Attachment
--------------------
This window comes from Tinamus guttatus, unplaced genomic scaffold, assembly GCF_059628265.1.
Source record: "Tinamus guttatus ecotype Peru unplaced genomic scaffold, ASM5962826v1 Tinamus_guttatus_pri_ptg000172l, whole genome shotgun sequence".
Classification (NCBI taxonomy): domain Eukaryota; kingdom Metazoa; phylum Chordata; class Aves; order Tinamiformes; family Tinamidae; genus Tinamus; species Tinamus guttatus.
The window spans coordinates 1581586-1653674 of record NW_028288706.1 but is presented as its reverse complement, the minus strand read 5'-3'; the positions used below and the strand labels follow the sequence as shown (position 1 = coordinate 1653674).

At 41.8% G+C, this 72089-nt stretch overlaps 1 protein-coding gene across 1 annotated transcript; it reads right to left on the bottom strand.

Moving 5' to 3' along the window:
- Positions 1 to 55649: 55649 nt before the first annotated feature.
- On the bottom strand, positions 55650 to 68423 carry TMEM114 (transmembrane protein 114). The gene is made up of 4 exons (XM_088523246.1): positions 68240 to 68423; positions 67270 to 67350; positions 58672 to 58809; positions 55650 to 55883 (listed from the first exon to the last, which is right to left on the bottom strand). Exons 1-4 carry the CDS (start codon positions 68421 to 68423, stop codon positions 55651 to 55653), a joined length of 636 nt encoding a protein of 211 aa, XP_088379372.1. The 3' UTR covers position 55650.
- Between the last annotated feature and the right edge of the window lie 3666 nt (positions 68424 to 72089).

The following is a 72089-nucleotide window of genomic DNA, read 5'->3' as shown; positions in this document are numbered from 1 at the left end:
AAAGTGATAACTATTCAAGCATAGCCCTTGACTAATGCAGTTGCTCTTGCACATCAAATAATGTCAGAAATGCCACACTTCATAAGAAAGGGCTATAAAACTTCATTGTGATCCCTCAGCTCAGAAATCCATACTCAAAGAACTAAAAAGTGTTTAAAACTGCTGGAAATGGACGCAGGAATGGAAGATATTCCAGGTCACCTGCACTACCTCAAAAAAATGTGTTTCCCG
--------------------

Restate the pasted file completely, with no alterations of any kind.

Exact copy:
This window comes from Tinamus guttatus, unplaced genomic scaffold, assembly GCF_059628265.1.
Source record: "Tinamus guttatus ecotype Peru unplaced genomic scaffold, ASM5962826v1 Tinamus_guttatus_pri_ptg000172l, whole genome shotgun sequence".
Classification (NCBI taxonomy): domain Eukaryota; kingdom Metazoa; phylum Chordata; class Aves; order Tinamiformes; family Tinamidae; genus Tinamus; species Tinamus guttatus.
The window spans coordinates 1581586-1653674 of record NW_028288706.1 but is presented as its reverse complement, the minus strand read 5'-3'; the positions used below and the strand labels follow the sequence as shown (position 1 = coordinate 1653674).

At 41.8% G+C, this 72089-nt stretch overlaps 1 protein-coding gene across 1 annotated transcript; it reads right to left on the bottom strand.

Moving 5' to 3' along the window:
- Positions 1 to 55649: 55649 nt before the first annotated feature.
- On the bottom strand, positions 55650 to 68423 carry TMEM114 (transmembrane protein 114). The gene is made up of 4 exons (XM_088523246.1): positions 68240 to 68423; positions 67270 to 67350; positions 58672 to 58809; positions 55650 to 55883 (listed from the first exon to the last, which is right to left on the bottom strand). Exons 1-4 carry the CDS (start codon positions 68421 to 68423, stop codon positions 55651 to 55653), a joined length of 636 nt encoding a protein of 211 aa, XP_088379372.1. The 3' UTR covers position 55650.
- Between the last annotated feature and the right edge of the window lie 3666 nt (positions 68424 to 72089).

The following is a 72089-nucleotide window of genomic DNA, read 5'->3' as shown; positions in this document are numbered from 1 at the left end:
AAAGTGATAACTATTCAAGCATAGCCCTTGACTAATGCAGTTGCTCTTGCACATCAAATAATGTCAGAAATGCCACACTTCATAAGAAAGGGCTATAAAACTTCATTGTGATCCCTCAGCTCAGAAATCCATACTCAAAGAACTAAAAAGTGTTTAAAACTGCTGGAAATGGACGCAGGAATGGAAGATATTCCAGGTCACCTGCACTACCTCAAAAAAATGTGTTTCCCG